Search Engine Optimization (SEO) can be a daunting task for anyone who doesn’t have a background in marketing. SEO is how you get your site or business found. While following the basics will almost always be the right choice, there are tricks which can help an MSP get an edge over the competition. Let’s look at the 13 easiest things you can do for your MSP (though a lot of this advice applies to most businesses) to improve organic SEO.
When someone performs a search, they use keywords or important terms to try and find a specific result. This is the foundational concept behind how a search engine works. Keywords used to live in special tags or be derived from the title, but computing has grown and search algorithms have gotten exponentially more complex. Almost everyone is familiar with keywords, but how they work has changed substantially. Keywords don’t just live in a title or a tag, they live in the content.
1. Targeted Keywords
What does your page or solution provide and how would a prospective client find it? This is the most important question to answer before even starting to create content. Once you have an answer, you can begin planning keywords which are relevant. For instance, if you’re writing about backups, you want to target the core keywords for backups, but also the specific keywords which help qualify your article.
We use terms like backup, BDR, and disaster recovery to cast a wide net for generic information on backups. This isn’t enough though, we want to get some of the long-tail searches even if they’re tangential. We work in terms like cloud, on-premise, virtualization, tape, etc. to make this content more appealing to more search users (and ideally anyone reading as well). Target keywords, but make sure they’re relevant to your content. This is the foundation to everything you do with SEO for any content.
2. Use Synonyms
You may have noticed that a lot of those keywords I mentioned seem a bit redundant. Backups and BDRs are arguably the difference between rectangles and squares. A search engine algorithm might use synonyms to help a user direct their search, but an exact match is still worth more. Pepper in synonyms and similar terms where they fit to cast a wider net.
This is especially important for MSP’s since your client may not always know what to search. They don’t necessarily know what DRaaS is before they talk to you, but they do know what they want (or at least have an idea) when they search (and it may be as vague as “to have backups”). The more generic or simple terms you can work in (especially early on) the more likely you are to get and retain a prospective client. Spicing up terms benefits more technical content as well.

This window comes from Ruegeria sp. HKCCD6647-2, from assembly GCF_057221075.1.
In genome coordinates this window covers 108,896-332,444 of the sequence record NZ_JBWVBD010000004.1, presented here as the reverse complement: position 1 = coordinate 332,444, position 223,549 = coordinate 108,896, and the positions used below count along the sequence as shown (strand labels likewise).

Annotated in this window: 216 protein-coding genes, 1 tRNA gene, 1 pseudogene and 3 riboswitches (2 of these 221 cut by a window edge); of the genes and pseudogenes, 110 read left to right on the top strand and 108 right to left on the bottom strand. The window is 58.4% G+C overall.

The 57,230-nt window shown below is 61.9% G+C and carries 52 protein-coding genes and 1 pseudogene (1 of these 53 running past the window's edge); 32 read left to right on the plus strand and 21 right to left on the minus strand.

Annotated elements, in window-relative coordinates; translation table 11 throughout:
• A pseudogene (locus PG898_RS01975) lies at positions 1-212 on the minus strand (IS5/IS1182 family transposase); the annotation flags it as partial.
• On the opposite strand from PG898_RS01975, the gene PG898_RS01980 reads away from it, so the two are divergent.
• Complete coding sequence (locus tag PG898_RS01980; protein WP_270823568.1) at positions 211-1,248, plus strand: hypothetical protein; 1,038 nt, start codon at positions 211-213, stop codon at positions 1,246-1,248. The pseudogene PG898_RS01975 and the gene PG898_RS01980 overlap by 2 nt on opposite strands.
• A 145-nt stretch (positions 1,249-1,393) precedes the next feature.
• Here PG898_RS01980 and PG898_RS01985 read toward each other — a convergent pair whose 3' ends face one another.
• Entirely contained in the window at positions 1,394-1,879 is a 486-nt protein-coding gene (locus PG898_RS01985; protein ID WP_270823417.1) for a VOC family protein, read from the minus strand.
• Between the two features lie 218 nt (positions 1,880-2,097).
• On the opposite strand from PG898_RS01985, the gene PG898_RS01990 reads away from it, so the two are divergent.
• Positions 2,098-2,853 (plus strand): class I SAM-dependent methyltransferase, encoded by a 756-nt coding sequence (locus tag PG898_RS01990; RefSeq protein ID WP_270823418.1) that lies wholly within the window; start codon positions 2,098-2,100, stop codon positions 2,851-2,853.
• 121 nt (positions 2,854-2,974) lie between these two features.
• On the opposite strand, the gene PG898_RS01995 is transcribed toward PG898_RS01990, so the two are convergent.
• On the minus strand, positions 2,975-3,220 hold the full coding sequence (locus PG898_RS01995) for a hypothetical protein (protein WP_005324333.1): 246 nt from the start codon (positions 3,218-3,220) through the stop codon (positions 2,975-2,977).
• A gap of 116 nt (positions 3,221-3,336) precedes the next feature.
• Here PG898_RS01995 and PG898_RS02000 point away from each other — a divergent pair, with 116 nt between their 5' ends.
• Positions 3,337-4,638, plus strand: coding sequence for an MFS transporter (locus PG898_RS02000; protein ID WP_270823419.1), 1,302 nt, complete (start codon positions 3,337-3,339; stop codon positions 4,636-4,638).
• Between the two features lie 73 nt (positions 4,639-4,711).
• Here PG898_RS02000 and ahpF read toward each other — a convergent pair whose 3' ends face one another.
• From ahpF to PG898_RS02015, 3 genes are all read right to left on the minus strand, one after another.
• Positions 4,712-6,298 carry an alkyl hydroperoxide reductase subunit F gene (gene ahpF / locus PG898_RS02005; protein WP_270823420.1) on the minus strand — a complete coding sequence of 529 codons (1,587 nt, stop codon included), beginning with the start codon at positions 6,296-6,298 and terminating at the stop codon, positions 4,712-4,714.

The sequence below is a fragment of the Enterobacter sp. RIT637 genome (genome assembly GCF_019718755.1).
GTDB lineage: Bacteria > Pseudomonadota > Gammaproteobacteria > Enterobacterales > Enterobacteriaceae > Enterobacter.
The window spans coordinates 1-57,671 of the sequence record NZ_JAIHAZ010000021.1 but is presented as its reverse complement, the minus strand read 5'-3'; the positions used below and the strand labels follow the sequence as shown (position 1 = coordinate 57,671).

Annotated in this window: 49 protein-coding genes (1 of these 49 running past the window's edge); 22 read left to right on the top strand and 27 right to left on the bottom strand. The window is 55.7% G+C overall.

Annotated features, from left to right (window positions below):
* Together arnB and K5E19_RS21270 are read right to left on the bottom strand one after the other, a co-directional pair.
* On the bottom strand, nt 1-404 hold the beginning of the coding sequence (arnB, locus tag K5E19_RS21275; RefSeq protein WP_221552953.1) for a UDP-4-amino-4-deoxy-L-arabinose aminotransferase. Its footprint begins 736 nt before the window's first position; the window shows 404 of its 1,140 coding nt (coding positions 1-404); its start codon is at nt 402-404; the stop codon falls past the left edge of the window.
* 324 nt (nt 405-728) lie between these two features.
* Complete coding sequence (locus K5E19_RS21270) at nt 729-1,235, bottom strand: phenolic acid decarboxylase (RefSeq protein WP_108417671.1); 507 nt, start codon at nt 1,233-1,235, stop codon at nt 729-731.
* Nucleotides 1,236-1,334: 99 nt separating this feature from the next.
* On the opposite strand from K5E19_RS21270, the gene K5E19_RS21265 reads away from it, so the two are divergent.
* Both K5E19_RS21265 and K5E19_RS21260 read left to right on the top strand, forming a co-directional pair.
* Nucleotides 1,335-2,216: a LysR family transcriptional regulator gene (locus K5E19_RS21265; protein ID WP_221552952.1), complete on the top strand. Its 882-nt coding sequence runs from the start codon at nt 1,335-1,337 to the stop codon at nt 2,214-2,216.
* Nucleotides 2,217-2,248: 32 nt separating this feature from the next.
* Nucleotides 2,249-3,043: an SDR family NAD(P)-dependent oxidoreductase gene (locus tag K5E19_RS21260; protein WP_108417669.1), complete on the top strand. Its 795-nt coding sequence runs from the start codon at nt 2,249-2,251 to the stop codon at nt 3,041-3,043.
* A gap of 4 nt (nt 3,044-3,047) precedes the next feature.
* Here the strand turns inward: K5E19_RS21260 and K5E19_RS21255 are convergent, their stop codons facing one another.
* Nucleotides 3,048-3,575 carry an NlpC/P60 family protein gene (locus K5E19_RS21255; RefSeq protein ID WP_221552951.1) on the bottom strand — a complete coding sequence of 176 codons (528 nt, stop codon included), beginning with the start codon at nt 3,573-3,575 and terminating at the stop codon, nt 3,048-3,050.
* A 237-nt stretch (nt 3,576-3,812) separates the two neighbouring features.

Inbound and outbound links can influence search rankings. Who you link to, and who links to you will impact your search engine ranking. Links are still important, but link farming (arbitrarily putting links on sites, or link farm sites to manipulate search rankings) is a quick way to get dropped. How can you squeeze an extra ounce of link juice (the value of a piece of content based on inbound links) out of your content without crossing a line?
3. Internal Links
The quickest and easiest way to increase link juice (which improves your SEO) is to link to your own content. You can’t just spam the same links or random links; they have to fit the content. Internally referencing your own blog or assets (in a way which contextually fits) is an extremely easy way to get an edge without any real downside.
Got an article explaining what something is? Link to it on other pages where you use the concept. Don’t be afraid to edit older content to add links to newer articles. This gives clients (or peers) a way to dig deeper and stay on your site while (ideally) deriving value.
Modern search engine algorithms don’t just look at keywords and titles, they look at the entirety of the content and everything on the page. The main “trick” to good organic SEO is to just make better content. What question does your content answer and for whom? While good content is the main key to good SEO, that doesn’t mean there aren’t things you can do to improve the odds or make content shine even more.